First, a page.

The participants discussed the issues and challenges they face during fundraising and distribution of relief
A number of leading voluntary groups in Bangladesh have emphasized a coordinated approach to continuing voluntary activities to support marginalized sections of the population affected by the Covid-19 pandemic in the country.
Many organizations are working individually or teaming up with other organizations to support the poor and marginalized during the Covid-19 pandemic.
However, in the days ahead, when the situation turns more challenging, coordination among stakeholders will be required to continue such initiatives, according to participants in a webinar.
Dhaka Tribune hosted the webinar, titled “Feeding the poor: A question of sustainability”, on Friday night. The webinar was moderated by the head of Bangla department, Anando Mostafa.
Muhymin Chowdhury, head of fundraising at Sajida Foundation; Korvi Rakshand, executive director of Jaago Foundation; Jakir Hossain Pavel, executive member of Bidyanondo Foundation; Ikram Uddin Abir, Proceshta Foundation founder; and Ahmed Imtiaz Jami, founder and president of OBHIZATRIK Foundation, attended the webinar.
During the webinar, the discussants noted that the poor and marginalized along with the small and medium enterprises had been bearing the brunt of the Covid-19 crisis and they would therefore require support in the long run to recover their means of livelihood.
The participation of general people, in addition to that of donors, in fundraising initiatives had been extraordinary since the start of the Covid-19 pandemic, but there would yet be challenges in managing funding in the days ahead, said Jaago Foundation Executive Director Korvi Rakshand.
“There is no coordination among non-government organizations (NGOs) or voluntary organizations on who is doing what and where. If mapping can be done, then identical voluntary activities will not be repeated at the same location,” he said, adding that similar initiatives had been taken by corporate bodies under CSR funds.
Coordination was required among the whole sector, including the government, voluntary organizations, NGOs and stakeholders for an effective implementation of voluntary activities run via funding from donors, he added.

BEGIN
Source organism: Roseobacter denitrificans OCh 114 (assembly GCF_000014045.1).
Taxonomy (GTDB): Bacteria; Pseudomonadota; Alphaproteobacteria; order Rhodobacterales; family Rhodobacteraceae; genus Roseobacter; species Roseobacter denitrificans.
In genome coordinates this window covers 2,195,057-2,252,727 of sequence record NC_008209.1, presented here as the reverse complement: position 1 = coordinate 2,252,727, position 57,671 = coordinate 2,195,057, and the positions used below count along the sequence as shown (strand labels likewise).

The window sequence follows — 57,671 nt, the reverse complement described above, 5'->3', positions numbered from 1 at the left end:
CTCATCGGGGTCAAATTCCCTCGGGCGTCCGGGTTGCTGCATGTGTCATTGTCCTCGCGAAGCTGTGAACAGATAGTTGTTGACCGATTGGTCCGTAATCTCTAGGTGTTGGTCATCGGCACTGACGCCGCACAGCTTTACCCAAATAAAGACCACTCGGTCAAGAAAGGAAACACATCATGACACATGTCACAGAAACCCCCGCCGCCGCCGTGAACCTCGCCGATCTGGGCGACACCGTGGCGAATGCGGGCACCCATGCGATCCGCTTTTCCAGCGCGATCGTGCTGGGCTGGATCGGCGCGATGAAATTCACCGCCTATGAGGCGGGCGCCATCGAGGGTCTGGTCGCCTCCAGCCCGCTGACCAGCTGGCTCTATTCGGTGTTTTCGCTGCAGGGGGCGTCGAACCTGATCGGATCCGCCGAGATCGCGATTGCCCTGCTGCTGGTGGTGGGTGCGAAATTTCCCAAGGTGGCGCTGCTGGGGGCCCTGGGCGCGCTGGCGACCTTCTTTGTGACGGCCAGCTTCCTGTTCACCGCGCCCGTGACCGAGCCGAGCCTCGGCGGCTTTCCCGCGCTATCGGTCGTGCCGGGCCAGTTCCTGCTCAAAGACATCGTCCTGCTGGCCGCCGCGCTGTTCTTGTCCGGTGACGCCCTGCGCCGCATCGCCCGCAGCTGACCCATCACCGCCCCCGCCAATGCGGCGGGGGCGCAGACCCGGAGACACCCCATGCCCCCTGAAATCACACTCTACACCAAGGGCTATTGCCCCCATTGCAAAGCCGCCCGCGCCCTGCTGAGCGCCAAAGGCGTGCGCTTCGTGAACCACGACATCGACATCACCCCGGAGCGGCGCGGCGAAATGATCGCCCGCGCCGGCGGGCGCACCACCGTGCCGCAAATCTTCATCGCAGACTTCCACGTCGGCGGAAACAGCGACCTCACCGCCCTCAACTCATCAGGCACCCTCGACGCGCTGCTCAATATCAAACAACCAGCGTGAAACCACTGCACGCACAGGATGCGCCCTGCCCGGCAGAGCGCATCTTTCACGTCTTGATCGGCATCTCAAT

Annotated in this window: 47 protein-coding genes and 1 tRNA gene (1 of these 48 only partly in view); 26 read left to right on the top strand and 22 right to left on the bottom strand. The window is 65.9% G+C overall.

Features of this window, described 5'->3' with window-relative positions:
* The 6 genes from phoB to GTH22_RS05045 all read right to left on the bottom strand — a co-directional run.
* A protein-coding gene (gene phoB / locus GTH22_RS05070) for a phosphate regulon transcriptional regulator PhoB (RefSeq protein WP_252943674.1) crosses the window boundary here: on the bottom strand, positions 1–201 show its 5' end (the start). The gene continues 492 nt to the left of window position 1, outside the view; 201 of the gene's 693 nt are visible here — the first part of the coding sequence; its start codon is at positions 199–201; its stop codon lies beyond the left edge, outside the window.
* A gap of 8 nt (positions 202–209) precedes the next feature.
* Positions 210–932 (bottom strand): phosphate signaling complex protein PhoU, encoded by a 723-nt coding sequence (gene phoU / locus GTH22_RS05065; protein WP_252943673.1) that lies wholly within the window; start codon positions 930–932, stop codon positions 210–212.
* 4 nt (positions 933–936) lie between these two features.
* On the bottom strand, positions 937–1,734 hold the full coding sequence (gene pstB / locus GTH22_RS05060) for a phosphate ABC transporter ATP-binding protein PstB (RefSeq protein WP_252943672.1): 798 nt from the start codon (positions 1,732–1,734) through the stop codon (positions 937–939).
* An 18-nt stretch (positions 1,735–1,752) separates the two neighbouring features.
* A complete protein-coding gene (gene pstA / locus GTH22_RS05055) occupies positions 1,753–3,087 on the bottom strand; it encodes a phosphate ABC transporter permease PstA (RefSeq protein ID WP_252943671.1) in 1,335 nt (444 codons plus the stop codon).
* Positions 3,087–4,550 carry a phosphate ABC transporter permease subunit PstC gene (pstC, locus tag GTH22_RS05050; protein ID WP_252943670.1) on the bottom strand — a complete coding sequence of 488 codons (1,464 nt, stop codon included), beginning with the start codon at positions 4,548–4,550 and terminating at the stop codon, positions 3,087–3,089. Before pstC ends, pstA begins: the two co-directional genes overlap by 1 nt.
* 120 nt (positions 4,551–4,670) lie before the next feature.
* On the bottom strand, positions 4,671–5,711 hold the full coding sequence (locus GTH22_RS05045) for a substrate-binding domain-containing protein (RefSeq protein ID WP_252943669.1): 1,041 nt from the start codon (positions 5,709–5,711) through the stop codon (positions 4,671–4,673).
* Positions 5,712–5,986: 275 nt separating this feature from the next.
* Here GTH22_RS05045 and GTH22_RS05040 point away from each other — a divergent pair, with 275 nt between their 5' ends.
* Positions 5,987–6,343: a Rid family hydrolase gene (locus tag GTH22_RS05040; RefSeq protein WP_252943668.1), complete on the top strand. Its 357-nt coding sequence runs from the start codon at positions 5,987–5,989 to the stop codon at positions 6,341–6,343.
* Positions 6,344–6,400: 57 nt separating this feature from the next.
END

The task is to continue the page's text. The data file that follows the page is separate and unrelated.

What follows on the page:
Ikram Uddin Abir, founder of Proceshta Foundation, which handed over iftar packages to 25,000 people during Ramadan, said the foundation was currently conducting activities by partnering up with multiple organizations due to a lack of funds.
Ahmed Imtiaz Jami, founder and president of OBHIZATRIK Foundation, said the challenges were largely linked to a distribution of relief rather than fundraising.
“Relief materials are donated at the same place by multiple organizations while some areas remain largely ignored. If we can engage in joint collaboration, that will be effective for a sustainable future,” he said.
He also stressed supporting the small and medium enterprises which had suffered heavily because of the countrywide shutdown but were left out of the government’s incentive packages.
“If we can work to support them with income generation activities, then the pressure from relief activities will go down,” he said, adding that ensuring sustainable income for the affected should be a major concern right now.
Muhymin Chowdhury of Sajida Foundation, which works through funding from non-resident Bangladeshis, individual donors, and institutional donors, said fundraising had been on the rise for the last two months, but the purpose and perspectives were changing.
The primary initiatives were solely for Covid-19 prevention activities like hand washing, hygiene maintenance, etc. These had now changed into activities geared to a strengthening of hospital management, he said.
“Our mandate is to stand by people who are in need. The main concern right now is to continue as long as possible with the Covid-19 specific interventions that we have launched,” he added.
Concentrated efforts by the government, donors and stakeholders were crucial for a continuation of livelihood recovery programs, he said.